W3C Push Workshop, 8-9 September 1997

[Other Papers] [Briefing Package]

Title: Common Datacast Architecture (CDA) and the prototype "Channel Builder"

Speaker:  Michel J. Hebert, MITRE Corporation


THE SCENARIO: Its a typical staff meeting.  Toward the end of the meeting,
John, my boss, asks me what I know about "extranets."  At first I think its
just another buzz word for intranets, then I remember reading an article
about a technology that is being developed to allow organizations to share
information, without compromising their security.  John explains that a goal
of his research program is to find effective and efficient ways to share
information with our sponsors, while working with existing firewall technology.
Further, he thinks that this type of technology could possibly help us solve
some sticky problems we are having with telecomuting.  John has instructed me
to find information on these subjects and keep it coming for the next 3 to 4

YESTERDAY'S SOLUTION:  I indicate that I'll get on the web and surf around to
see what I can collect on the subject by this afternoon.  Also, I'll contact
the library and set up a continuous literature search, where we can receive
excerpts from the various trade journals on a weekly basis.  I  provide the
library with a list of web sites, related technologies, and other key words 
that will help them track down the required information.

TODAY'S SOLUTION: I indicate that we should contact the MITRE library and
have them put together a channel based on extranets for broadcast throughout the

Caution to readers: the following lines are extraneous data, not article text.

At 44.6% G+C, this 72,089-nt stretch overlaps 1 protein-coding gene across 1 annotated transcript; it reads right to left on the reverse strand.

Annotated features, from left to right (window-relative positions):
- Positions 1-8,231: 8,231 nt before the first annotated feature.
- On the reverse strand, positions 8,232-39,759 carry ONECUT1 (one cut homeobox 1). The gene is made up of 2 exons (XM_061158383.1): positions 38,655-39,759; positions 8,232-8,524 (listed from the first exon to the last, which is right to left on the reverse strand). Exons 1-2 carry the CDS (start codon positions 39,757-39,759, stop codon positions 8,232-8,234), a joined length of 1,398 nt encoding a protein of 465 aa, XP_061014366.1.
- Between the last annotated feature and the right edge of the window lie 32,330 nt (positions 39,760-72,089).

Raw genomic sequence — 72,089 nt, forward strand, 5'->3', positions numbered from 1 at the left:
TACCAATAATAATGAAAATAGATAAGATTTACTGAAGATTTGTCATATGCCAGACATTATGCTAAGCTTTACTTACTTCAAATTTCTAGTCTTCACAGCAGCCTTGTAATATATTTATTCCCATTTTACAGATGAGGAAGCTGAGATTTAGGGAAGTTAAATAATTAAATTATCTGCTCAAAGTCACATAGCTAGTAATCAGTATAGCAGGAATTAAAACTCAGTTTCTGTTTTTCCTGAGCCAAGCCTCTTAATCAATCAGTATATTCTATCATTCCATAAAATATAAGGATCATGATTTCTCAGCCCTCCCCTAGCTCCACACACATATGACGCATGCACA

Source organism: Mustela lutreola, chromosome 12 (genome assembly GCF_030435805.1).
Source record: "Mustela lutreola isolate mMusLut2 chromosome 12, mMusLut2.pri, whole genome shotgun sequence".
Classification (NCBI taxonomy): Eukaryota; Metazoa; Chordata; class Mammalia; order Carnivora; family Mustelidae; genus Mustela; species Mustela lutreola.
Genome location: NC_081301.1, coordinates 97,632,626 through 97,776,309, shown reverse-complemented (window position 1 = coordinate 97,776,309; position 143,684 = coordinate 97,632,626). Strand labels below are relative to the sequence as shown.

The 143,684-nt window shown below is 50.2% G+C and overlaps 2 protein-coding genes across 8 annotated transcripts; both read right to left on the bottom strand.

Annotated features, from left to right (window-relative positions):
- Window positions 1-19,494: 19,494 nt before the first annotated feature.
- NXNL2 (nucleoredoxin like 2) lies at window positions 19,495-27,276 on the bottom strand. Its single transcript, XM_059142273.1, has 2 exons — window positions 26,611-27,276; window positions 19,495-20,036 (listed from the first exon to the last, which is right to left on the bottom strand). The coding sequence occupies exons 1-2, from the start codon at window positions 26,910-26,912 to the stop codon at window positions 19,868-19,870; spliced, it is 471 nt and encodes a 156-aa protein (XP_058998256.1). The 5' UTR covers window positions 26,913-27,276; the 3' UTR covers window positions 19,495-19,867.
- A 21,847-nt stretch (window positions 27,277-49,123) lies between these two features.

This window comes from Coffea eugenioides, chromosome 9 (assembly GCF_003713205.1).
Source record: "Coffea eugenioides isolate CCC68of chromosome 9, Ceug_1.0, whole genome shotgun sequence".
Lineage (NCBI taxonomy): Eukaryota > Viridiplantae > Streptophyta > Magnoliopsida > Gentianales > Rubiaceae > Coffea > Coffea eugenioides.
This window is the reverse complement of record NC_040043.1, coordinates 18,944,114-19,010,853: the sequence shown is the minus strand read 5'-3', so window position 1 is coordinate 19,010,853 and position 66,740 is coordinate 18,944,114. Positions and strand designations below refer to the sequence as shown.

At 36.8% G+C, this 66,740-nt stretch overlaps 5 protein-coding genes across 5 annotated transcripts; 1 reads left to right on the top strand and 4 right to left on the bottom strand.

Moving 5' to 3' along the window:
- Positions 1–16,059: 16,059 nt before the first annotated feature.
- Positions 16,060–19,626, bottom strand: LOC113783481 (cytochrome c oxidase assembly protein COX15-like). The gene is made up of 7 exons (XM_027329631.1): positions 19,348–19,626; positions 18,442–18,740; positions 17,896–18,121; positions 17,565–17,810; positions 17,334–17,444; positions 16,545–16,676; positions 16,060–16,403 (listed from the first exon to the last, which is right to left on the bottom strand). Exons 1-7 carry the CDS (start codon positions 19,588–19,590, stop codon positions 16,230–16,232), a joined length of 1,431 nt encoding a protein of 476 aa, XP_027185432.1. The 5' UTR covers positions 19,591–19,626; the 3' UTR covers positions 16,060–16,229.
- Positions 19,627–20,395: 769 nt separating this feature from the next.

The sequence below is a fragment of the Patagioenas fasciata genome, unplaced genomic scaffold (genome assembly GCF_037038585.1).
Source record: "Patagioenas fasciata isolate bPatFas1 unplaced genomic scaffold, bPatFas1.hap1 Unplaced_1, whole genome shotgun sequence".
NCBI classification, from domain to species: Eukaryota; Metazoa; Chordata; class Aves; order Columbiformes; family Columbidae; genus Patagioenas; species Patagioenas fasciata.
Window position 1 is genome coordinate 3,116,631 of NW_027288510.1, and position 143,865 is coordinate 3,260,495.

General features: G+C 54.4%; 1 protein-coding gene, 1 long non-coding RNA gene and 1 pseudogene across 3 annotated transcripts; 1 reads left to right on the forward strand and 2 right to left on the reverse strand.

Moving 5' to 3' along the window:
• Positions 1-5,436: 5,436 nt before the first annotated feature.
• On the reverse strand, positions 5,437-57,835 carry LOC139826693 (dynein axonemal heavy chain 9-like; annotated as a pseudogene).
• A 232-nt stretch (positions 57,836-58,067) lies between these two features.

corporation.  I  provide the library with a list of web sites, related
technologies, and other key words that will help them track down the required
information.  The MITRE library uses the Channel Builder software provided by
my team to create and name the channel, connect the channel to various
hunter/gatherer agents, and connect the channel to various webcasters (e.g.,
PointCast, Backweb) and an email listserv for delivery of the information. 

TOMORROW'S SOLUTION:  Since John has been running the Adaptive Personal
Channel (APC) software on his workstation, he doesn't even come to me for the
information.  The APC software has been monitoring John's email, bookmarks,
web surfing expeditions, and files saved on his work station to determine what he
is interested in.  The APC realizes that John has been interested in extranets
and asks John if he would like to add this to his personal channel. 
On John's suggestion, his profile is changed and the information is sent to 
his local Channel Builder, the requests are dispatched to the appropriate agents and
the information is broadcast to John via PointCast.  Because John recognizes that
extranet information would be useful to the rest of the corporation and our
sponsors, he instructs the APC to establish a general extranet channel,
selecting the channel for specific release to our sponsors.

There are two primary ideas explored in the proposed presentation:

1) In the wake of a very young market with little standardization, and
information providers required to generate content in several proprietary
formats, another layer in the "push architecture" which collects, aggregates,
and publishes information to the various push products would be useful.  We
discuss a generalized architecture called the Common Datacast Architecture
(CDA) and the prototype "Channel Builder" work going on at MITRE.

2) Looking forward to the time when the number of channels rivals the number
of web sites, the ultimate problem of finding information that is of use to the
typical internet user still remains.  One solution lies in the direction of
agents that watch what you do (the email you save, the web sites you
bookmark, the documents you store,...) and then adapts you personal information 
profile and therefore, your personal channel, to the information you need now. 
We discuss our research, architecture, and prototype work for an Adaptive
Personal Channel (APC).